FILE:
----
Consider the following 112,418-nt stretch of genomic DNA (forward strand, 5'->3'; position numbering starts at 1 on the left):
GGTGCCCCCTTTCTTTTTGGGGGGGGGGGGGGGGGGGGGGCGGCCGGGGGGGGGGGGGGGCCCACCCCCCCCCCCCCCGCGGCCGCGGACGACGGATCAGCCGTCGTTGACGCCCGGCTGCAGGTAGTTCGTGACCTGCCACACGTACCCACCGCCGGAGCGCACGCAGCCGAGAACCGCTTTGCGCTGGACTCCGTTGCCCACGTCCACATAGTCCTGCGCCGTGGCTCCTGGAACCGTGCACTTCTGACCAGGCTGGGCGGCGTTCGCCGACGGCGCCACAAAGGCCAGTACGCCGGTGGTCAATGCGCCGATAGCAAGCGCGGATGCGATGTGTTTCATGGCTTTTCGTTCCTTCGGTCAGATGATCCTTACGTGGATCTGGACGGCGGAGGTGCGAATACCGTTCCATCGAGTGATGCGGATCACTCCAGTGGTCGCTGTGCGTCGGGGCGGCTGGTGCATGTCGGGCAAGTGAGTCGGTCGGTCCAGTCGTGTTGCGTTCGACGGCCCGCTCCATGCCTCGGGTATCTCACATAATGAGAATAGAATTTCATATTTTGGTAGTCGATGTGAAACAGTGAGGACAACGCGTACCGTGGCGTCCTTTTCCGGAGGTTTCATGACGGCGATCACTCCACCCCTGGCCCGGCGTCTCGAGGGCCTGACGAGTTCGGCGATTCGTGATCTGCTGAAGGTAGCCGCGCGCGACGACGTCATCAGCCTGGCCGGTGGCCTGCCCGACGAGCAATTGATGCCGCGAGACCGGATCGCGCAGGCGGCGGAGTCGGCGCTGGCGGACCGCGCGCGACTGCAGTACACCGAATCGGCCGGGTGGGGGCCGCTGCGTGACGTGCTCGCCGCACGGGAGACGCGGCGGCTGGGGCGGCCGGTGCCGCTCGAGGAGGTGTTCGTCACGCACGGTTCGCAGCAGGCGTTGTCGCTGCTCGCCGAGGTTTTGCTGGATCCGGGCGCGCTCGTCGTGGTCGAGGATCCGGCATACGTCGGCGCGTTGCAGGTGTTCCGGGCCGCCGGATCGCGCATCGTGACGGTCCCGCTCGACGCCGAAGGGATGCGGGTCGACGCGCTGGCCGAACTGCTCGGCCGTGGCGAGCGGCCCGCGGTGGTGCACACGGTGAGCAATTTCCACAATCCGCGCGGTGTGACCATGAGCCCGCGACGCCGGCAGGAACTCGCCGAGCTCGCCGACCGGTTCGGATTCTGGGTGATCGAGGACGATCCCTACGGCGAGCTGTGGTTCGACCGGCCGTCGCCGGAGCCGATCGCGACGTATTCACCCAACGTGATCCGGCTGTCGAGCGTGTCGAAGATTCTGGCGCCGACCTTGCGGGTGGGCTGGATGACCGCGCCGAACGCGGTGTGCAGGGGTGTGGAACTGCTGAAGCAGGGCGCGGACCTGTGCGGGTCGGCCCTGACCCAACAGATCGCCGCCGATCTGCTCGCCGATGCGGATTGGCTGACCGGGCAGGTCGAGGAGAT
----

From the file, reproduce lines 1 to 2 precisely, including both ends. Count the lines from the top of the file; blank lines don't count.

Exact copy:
Consider the following 112,418-nt stretch of genomic DNA (forward strand, 5'->3'; position numbering starts at 1 on the left):
GGTGCCCCCTTTCTTTTTGGGGGGGGGGGGGGGGGGGGGGCGGCCGGGGGGGGGGGGGGGCCCACCCCCCCCCCCCCCGCGGCCGCGGACGACGGATCAGCCGTCGTTGACGCCCGGCTGCAGGTAGTTCGTGACCTGCCACACGTACCCACCGCCGGAGCGCACGCAGCCGAGAACCGCTTTGCGCTGGACTCCGTTGCCCACGTCCACATAGTCCTGCGCCGTGGCTCCTGGAACCGTGCACTTCTGACCAGGCTGGGCGGCGTTCGCCGACGGCGCCACAAAGGCCAGTACGCCGGTGGTCAATGCGCCGATAGCAAGCGCGGATGCGATGTGTTTCATGGCTTTTCGTTCCTTCGGTCAGATGATCCTTACGTGGATCTGGACGGCGGAGGTGCGAATACCGTTCCATCGAGTGATGCGGATCACTCCAGTGGTCGCTGTGCGTCGGGGCGGCTGGTGCATGTCGGGCAAGTGAGTCGGTCGGTCCAGTCGTGTTGCGTTCGACGGCCCGCTCCATGCCTCGGGTATCTCACATAATGAGAATAGAATTTCATATTTTGGTAGTCGATGTGAAACAGTGAGGACAACGCGTACCGTGGCGTCCTTTTCCGGAGGTTTCATGACGGCGATCACTCCACCCCTGGCCCGGCGTCTCGAGGGCCTGACGAGTTCGGCGATTCGTGATCTGCTGAAGGTAGCCGCGCGCGACGACGTCATCAGCCTGGCCGGTGGCCTGCCCGACGAGCAATTGATGCCGCGAGACCGGATCGCGCAGGCGGCGGAGTCGGCGCTGGCGGACCGCGCGCGACTGCAGTACACCGAATCGGCCGGGTGGGGGCCGCTGCGTGACGTGCTCGCCGCACGGGAGACGCGGCGGCTGGGGCGGCCGGTGCCGCTCGAGGAGGTGTTCGTCACGCACGGTTCGCAGCAGGCGTTGTCGCTGCTCGCCGAGGTTTTGCTGGATCCGGGCGCGCTCGTCGTGGTCGAGGATCCGGCATACGTCGGCGCGTTGCAGGTGTTCCGGGCCGCCGGATCGCGCATCGTGACGGTCCCGCTCGACGCCGAAGGGATGCGGGTCGACGCGCTGGCCGAACTGCTCGGCCGTGGCGAGCGGCCCGCGGTGGTGCACACGGTGAGCAATTTCCACAATCCGCGCGGTGTGACCATGAGCCCGCGACGCCGGCAGGAACTCGCCGAGCTCGCCGACCGGTTCGGATTCTGGGTGATCGAGGACGATCCCTACGGCGAGCTGTGGTTCGACCGGCCGTCGCCGGAGCCGATCGCGACGTATTCACCCAACGTGATCCGGCTGTCGAGCGTGTCGAAGATTCTGGCGCCGACCTTGCGGGTGGGCTGGATGACCGCGCCGAACGCGGTGTGCAGGGGTGTGGAACTGCTGAAGCAGGGCGCGGACCTGTGCGGGTCGGCCCTGACCCAACAGATCGCCGCCGATCTGCTCGCCGATGCGGATTGGCTGACCGGGCAGGTCGAGGAGAT